For many years now the issue of Iran’s nuclear program has been at or near the top of the U.S. foreign policy agenda. For the most part the issue has been debated in strategic terms: Will deterrence and extended deterrence work on an Iranian nuclear weapons capability or not? What are the proliferation implications of an Iranian breakout? Would a nuclear weapons capability embolden or restrain Iranian policy? Politics tends to play a secondary role in serious analyses of such questions. It is not clear, however, that politics is necessarily a secondary factor, and the U.S. presidential election season is revealing how important it can be. In the end, political tails in the United States, Israel, Iran and elsewhere may wag strategic dogs. If they do, it would hardly be the first time history has recorded such a phenomenon.
The Iranian nuclear issue isn’t at the center of debate in the campaign thus far, but it may rise in importance as election day approaches if Republicans, deprived of major foreign policy issues, use Iran’s nuclear program and the Obama Administration’s handling of it against the President. If they successfully paint him as ineffective or failing on Iran, they could neutralize his popular national security accomplishments, like the withdrawal of American forces from Iraq, the killing of Osama bin Laden, and his pledge to bring American troops home from Afghanistan.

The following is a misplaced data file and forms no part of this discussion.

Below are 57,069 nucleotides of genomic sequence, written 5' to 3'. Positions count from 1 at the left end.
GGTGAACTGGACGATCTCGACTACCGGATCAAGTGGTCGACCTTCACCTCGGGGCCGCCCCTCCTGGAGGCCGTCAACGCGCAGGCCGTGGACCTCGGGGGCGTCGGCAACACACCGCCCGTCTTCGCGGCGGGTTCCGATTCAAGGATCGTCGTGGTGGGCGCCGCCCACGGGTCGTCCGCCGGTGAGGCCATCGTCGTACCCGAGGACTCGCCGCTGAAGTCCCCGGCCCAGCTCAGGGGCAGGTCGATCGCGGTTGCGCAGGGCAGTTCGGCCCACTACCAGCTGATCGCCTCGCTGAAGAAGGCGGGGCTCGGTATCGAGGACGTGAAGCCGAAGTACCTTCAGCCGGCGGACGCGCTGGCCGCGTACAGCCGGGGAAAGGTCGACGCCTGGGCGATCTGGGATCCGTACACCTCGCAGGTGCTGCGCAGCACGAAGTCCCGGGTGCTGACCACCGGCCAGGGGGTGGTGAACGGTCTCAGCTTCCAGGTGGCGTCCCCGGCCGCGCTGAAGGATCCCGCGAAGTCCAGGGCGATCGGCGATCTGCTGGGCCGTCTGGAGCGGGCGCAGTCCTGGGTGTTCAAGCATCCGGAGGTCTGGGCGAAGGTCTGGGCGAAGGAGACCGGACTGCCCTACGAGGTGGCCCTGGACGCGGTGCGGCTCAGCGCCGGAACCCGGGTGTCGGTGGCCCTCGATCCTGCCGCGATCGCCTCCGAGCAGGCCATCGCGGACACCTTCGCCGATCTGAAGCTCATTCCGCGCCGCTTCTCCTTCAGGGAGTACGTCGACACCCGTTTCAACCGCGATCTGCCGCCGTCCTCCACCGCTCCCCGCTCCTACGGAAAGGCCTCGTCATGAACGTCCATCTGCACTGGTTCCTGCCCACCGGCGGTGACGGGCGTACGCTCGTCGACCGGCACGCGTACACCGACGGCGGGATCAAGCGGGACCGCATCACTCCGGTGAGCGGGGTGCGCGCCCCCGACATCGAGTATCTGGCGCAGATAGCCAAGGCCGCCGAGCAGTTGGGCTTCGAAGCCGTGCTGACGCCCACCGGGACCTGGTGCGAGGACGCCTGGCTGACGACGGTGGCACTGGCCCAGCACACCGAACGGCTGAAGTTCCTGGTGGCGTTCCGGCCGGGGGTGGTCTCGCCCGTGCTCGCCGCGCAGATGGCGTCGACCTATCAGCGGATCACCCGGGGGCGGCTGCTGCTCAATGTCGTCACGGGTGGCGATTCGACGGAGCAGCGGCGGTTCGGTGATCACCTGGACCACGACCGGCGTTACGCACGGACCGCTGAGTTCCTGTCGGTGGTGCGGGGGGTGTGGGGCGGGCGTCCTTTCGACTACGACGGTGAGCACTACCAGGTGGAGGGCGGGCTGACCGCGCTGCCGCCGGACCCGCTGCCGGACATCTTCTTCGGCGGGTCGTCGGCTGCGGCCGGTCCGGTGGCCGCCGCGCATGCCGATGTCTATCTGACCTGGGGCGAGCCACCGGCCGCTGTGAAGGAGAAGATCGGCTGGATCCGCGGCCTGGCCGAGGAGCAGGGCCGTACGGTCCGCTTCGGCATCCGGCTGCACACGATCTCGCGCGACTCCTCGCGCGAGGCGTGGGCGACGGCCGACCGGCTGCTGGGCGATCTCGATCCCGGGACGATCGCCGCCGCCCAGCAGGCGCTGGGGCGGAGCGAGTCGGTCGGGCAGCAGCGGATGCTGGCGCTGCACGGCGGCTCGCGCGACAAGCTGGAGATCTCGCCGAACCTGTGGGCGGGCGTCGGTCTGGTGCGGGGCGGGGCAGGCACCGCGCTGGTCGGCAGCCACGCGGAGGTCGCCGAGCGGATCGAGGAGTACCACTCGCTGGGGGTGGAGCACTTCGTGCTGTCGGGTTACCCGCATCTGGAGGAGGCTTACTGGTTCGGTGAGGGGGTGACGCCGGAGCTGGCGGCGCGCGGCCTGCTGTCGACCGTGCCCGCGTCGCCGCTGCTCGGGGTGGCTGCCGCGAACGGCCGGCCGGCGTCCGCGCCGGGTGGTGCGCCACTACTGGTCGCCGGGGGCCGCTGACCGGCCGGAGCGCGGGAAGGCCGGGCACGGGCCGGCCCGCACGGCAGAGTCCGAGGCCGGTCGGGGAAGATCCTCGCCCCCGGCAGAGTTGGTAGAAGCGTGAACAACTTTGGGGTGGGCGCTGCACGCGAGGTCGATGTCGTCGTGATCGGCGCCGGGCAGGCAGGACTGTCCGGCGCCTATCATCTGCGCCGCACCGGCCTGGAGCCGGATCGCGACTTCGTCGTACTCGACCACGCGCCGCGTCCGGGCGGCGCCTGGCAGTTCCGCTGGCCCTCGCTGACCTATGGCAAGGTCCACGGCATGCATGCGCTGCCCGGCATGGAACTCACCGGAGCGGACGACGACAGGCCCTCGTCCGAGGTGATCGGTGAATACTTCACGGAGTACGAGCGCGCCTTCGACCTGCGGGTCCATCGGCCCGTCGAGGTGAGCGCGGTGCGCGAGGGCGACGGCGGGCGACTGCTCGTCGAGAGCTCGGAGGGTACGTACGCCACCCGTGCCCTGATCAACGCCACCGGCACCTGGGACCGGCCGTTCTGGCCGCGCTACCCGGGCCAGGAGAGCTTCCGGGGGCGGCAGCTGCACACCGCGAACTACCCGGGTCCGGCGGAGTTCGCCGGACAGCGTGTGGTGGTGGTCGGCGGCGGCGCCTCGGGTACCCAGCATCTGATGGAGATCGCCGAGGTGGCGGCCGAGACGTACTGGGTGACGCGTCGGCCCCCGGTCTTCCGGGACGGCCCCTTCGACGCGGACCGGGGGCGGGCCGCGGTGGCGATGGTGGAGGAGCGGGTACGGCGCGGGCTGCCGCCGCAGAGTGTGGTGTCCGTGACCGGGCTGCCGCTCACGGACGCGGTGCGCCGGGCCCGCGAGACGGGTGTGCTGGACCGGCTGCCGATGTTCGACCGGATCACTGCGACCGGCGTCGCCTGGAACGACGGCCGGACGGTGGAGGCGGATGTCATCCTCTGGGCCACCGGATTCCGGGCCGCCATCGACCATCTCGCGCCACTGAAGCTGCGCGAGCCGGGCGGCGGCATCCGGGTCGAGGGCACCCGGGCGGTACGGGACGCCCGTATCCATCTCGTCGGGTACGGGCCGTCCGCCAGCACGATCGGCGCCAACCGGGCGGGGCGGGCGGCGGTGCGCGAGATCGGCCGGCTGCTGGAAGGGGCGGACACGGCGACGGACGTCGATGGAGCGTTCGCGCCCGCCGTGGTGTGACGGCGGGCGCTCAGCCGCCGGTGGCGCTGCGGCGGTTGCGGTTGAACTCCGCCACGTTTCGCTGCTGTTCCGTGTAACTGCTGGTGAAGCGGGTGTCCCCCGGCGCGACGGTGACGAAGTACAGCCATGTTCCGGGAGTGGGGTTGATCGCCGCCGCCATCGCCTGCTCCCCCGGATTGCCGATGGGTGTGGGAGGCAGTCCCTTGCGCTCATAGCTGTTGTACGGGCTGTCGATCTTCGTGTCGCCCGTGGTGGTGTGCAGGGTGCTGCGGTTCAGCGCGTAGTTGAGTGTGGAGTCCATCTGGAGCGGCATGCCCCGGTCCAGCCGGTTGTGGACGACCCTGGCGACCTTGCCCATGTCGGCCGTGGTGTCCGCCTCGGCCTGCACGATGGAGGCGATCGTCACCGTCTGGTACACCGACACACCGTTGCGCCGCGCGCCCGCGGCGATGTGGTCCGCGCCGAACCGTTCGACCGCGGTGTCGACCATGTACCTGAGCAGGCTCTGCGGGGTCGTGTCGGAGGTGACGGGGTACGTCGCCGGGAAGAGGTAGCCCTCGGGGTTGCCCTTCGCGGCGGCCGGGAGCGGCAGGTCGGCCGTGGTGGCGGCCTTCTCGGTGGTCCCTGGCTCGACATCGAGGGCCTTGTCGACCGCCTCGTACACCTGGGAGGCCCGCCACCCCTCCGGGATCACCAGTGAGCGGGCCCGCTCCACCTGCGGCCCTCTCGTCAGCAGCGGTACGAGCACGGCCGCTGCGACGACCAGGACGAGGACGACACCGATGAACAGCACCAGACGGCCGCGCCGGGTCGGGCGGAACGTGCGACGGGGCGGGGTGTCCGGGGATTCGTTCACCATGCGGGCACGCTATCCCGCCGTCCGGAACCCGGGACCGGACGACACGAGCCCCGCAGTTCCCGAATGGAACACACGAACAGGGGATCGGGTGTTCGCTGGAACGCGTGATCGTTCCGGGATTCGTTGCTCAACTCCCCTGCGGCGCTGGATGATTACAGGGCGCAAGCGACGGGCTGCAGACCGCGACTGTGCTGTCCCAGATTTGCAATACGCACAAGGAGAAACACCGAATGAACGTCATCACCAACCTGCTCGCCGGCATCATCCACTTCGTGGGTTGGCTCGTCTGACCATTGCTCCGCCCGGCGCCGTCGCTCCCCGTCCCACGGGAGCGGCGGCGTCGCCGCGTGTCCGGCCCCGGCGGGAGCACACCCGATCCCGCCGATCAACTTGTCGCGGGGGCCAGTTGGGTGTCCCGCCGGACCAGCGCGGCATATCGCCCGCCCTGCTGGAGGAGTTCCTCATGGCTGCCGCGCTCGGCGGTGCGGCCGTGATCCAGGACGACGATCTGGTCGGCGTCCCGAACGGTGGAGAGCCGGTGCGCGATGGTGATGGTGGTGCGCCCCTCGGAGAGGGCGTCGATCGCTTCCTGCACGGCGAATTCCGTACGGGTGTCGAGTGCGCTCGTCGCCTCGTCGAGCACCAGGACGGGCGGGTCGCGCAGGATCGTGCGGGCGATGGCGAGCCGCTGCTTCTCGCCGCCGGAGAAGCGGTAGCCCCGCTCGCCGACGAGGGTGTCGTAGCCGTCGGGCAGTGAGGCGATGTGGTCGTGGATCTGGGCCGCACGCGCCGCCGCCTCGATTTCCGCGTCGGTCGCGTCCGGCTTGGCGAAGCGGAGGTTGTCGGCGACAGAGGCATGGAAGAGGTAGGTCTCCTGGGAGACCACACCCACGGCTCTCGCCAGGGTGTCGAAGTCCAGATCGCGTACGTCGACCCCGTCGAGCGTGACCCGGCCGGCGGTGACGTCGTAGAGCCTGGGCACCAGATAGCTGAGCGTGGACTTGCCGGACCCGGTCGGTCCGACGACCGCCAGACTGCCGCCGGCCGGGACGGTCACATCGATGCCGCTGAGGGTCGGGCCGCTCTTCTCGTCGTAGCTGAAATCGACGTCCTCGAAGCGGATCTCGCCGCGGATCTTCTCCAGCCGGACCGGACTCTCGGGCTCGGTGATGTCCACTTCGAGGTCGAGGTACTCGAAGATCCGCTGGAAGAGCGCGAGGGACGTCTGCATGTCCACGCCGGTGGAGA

It is risky for Republicans to appear to be pushing for another war, with an American public clearly wary of new military entanglements in the Middle East, but much of the debate could be driven less by campaign strategy as such and more by what Israel does or says. Given the special relationship between America and Israel, the Iran issue in American policy cannot be separated from the way Israel’s calculus flows into American politics. In an election year, that flow is bound to be stronger than in normal times, and it could trump the public’s wariness of new U.S. military engagement in the region. Tied in turn to the Israeli calculus are Arab attitudes toward Iran that are potentially consequential both in a rapidly changing Arab world political environment and in the U.S. assessment of the issue.
As is obvious, Iran’s nuclear program remains a top policy priority for Israel, as Israel official and para-official rhetoric illustrates. But interpretations of the real purposes of recent Israeli rhetoric differ. Some believe that Israeli words should be taken at face value, meaning that the prospect of an Israeli military attack in the near future is quite high despite all the known risks involved. Others believe that the purpose of Israeli rhetoric is to raise risks in Iranian...